Anne Dykmans, “Interior II “(mezzotint and aquatint) — courtesy of the artist.
Anne Dykmans, “Buddies Blues”, aquatint — courtesy of the artist.

In the aquatint above, we contemplate the shimmering light on the surface of the lake, as if we were sharing its boat.

Together we have just traveled a few centuries during which artists have celebrated the fluctuations of light in their own way. Let us now turn to the next step in our process: by analyzing some of the details, let us see how some of them proceed.


The realistic approach

Below are some details of Floris Van Dyck’s still life with fruit, nuts and cheese.

Detail: you can perceive the relief of the glass, its transparency, its content; you can see its shadow and the light projections it generates. To the right are some elements showing how the properties of color create transparency and volume.

Sometimes a simple line in an area of the same color and the whole relief appears: in front of the cheese the line representing the opening of the glass is dark, while just in front of the spectator it is light. The cheese is slightly darker when it appears behind one layer of glass, and greener behind two layers.

The volume of the glass is reflected in a beautiful dark gradation in front of the viewer, and a lighter gradation on both sides of the glass edge. This gradient is referred as “Dégradé” in the picture above.

In the foot of the glass, some highlights (noted “Rehaut”) for new relief indications.

Two other details; left: three types of grapes and their chromatic treatment for a precise and balanced rendering; right: the metal plate highlights the bread, whose reflection can be seen. The shadow of the plate and the changing light on the tablecloth underlines its position at the edge of the table.

The spherical aspect of the grapes above is again rendered by highlights and gradations, but the highlights are less contrasting and more diffuse than in the glass. Work on saturation, clarity and light distribution provides this velvety smoothness to the black grapes.

A reflection is always darker than the original. To create a shadow, painting a gradient (i.e. a smooth variation in lightness) is the preferred technique. As for the fold, it is signified by an abrupt change in lightness, with, on the left, a very slight increase in lightness. At the front, the shadow of the plate breaks at the edge of the change in brightness, informing the spectator of the relief of the fold.

After Van Dyck, don’t hesitate to take a walk through Van Eyck’s paintings, available here in very high resolution, to discover how he manages to make us perceive precious stones, gold crowns, shimmering velvets, where in the end, there are only spots of color.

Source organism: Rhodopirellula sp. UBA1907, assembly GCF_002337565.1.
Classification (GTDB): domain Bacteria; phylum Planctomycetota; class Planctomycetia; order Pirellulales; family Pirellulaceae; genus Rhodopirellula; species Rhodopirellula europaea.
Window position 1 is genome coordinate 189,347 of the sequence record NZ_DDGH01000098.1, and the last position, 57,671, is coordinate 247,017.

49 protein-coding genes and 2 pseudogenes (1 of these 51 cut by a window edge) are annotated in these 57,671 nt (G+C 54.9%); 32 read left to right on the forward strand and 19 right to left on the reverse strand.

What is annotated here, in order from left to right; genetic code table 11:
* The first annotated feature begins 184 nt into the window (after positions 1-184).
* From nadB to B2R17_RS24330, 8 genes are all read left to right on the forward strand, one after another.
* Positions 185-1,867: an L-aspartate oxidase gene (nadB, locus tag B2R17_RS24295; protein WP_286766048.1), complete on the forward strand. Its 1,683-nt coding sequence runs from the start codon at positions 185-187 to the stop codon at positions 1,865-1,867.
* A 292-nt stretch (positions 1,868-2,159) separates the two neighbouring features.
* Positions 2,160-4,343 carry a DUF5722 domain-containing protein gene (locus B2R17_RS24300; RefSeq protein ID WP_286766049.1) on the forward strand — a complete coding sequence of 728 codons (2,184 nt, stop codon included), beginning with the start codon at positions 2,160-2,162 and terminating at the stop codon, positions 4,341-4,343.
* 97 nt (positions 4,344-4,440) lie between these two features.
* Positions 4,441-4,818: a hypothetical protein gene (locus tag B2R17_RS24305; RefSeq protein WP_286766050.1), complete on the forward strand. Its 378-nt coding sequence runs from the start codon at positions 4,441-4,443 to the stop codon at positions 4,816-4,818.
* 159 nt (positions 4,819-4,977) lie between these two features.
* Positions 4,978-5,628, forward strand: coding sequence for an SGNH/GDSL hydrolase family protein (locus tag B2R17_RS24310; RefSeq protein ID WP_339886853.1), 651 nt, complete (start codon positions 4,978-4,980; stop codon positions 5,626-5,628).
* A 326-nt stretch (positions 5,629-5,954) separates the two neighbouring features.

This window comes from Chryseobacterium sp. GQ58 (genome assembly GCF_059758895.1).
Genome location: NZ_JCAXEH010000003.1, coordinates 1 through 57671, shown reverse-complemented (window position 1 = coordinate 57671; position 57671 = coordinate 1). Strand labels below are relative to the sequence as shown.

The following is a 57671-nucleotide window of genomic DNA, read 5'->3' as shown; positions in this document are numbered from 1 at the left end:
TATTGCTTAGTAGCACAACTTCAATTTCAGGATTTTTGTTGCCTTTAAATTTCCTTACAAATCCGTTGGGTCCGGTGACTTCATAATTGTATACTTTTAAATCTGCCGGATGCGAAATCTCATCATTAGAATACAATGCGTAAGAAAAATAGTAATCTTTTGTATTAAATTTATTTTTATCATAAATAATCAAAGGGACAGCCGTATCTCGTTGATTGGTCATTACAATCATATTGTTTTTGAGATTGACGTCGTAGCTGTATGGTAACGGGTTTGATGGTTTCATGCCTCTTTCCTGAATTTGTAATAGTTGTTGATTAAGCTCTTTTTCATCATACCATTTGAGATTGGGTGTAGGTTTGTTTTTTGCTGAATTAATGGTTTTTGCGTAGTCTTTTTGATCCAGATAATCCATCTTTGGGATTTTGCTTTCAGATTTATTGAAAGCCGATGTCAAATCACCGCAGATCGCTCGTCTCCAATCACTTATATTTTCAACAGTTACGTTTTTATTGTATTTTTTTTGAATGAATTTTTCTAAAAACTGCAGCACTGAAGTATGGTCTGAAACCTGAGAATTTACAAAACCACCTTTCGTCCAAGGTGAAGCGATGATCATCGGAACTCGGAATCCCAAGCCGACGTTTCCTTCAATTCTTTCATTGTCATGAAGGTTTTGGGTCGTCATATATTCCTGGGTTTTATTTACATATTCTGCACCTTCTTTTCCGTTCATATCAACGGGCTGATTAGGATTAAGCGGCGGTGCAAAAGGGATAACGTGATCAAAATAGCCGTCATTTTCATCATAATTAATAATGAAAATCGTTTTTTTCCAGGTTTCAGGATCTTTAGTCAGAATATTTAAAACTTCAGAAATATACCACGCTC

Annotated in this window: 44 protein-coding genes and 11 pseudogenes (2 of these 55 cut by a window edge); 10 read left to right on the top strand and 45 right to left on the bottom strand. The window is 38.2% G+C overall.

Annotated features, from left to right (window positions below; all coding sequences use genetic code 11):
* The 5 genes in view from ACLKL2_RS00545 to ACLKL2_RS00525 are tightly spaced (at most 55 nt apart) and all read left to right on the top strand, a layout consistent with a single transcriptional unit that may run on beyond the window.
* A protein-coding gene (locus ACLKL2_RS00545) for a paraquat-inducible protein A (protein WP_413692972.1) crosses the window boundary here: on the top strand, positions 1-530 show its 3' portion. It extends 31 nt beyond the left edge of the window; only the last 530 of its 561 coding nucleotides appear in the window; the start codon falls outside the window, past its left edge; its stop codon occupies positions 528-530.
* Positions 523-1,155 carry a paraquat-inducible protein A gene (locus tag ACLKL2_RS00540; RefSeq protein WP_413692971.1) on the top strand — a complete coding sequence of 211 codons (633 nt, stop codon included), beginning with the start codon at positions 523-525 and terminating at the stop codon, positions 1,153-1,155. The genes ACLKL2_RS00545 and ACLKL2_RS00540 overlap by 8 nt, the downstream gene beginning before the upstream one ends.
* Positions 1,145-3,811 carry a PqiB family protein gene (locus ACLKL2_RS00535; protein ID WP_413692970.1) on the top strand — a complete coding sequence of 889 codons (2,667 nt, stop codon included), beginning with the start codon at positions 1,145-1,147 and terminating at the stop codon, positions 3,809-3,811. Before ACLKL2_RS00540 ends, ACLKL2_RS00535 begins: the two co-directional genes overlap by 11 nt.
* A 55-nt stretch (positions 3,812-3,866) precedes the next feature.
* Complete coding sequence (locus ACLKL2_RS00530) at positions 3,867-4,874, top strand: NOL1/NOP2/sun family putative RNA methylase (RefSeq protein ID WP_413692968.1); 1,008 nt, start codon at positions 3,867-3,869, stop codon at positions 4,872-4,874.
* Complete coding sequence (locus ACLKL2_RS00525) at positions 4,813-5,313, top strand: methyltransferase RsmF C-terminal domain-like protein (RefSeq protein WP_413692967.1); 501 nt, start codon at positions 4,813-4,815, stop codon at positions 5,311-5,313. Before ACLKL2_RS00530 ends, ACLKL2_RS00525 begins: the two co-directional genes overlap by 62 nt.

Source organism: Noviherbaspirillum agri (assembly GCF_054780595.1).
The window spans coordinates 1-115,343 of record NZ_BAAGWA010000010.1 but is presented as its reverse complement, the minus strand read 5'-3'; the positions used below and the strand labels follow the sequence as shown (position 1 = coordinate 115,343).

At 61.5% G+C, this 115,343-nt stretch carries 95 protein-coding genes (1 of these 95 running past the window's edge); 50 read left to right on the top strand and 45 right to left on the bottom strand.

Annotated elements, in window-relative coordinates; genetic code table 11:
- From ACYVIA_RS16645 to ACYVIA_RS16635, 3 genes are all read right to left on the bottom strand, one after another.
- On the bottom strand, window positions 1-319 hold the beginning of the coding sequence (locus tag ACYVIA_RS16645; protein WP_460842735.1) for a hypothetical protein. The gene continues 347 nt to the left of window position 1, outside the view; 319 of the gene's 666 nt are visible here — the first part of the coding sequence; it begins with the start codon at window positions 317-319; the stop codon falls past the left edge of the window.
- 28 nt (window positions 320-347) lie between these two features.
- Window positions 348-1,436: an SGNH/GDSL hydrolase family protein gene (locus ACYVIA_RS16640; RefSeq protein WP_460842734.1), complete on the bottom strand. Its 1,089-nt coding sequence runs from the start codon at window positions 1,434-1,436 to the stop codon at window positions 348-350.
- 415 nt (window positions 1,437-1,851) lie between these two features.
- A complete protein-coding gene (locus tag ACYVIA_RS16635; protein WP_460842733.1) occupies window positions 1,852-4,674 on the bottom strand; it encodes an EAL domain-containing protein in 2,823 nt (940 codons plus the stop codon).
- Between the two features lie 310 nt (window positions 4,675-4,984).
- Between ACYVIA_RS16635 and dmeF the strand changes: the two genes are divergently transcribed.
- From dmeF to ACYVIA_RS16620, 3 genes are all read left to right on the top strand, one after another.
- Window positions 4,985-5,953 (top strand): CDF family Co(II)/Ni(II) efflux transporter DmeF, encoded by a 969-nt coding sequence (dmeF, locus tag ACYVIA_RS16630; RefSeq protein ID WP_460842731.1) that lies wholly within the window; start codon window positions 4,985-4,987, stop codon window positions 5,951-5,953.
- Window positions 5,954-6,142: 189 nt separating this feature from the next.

The synthetic approach

David Hockney’s paper pools have nothing to do with pool photos, yet they seem more real to me. What a paradox! In fact, they are closer to the idea of a pool.

Hockney appropriated a constraining technique (i.e. merging paper making and the act of painting in a single gesture) and exploited these limitations for expressive purposes. Although his starting point is photography, he has removed all its complexity while adding his own touch.

Note the bright red line in contrast to the upper black band: this is the complementary color to the turquoise of the pool water. It was not present in the photos. This pair of color complements is highlighted by the coloRotate application already presented in a previous challenge. It also gives a punchy effect as described here in the context of other paintings.

The complementary red and turquoise colors of David Hockney’s paper pool highlighted in the coloRotate application.


I chose to copy on ipad the poster that David Hockney made for the 1972 Olympic Games. Although the tool seemed ideal at first, I underestimated the time to do it. Don’t think that the task is much simpler on such a device. First, I hesitated about the application to use, then about the working method and finally about the tools in the application. The work was long but instructive.

Poster of the 1972 Olympic Games directed by David Hockney, and my own re-interpretation.

The representation of moving light through luminous snakes attracted me at first sight. This interpretation is interesting and original. It is a synthesis of light reflections. Nobody (I think) had done this before David Hockney.

While making this copy, I noticed that very few shades of color were present: one turquoise, one grey, a few darker blues and one or two flesh pinks.

Here, I give you some of the steps in the process and how I have taken advantage of digital technology for specific renderings that could provide future leads. Finally, in my copy, I preferred not to color the body. Now that I look back at the result, I would probably draw a white (or grey) line around the face.

Three stages of the copy of David Hockney’s poster for the 1972 Olympic Games. (V. Lacroix)


In painting

Below, two acrylic works on imagined seashores.

Vinciane Lacroix, left: Seaside in the moonlight; right:Seaside with pink line ( CC-BY-SA 2.5)

In photography

I love to photograph water. The life photography option of the iphone allows you to make beautiful animations like the one below; a photo stand is not even essential.

Vinciane Lacroix, Light effect in a fountain (CC-BY-SA 2.5)

Go ahead

How are you going to capture the changing play of light?

If not through painting or photography, invite light into your garden, into your flat. Hang small mirrors on the trees and watch the cats play with the dancing reflections. Sit by the water’s edge and watch the light caress the trees.

Find glass chandeliers, metal pedestals, deforming mirrors for your interior.

In your clothing, ladies, if you are afraid of “bling-bling”, content yourself with discreet jewellery or pretty stones that the light can awaken. Otherwise, dare to use sequins or even gold in all its shades. Choose fabrics whose patterns change according to the direction of the light. Without realizing it, your interlocutor will be charmed.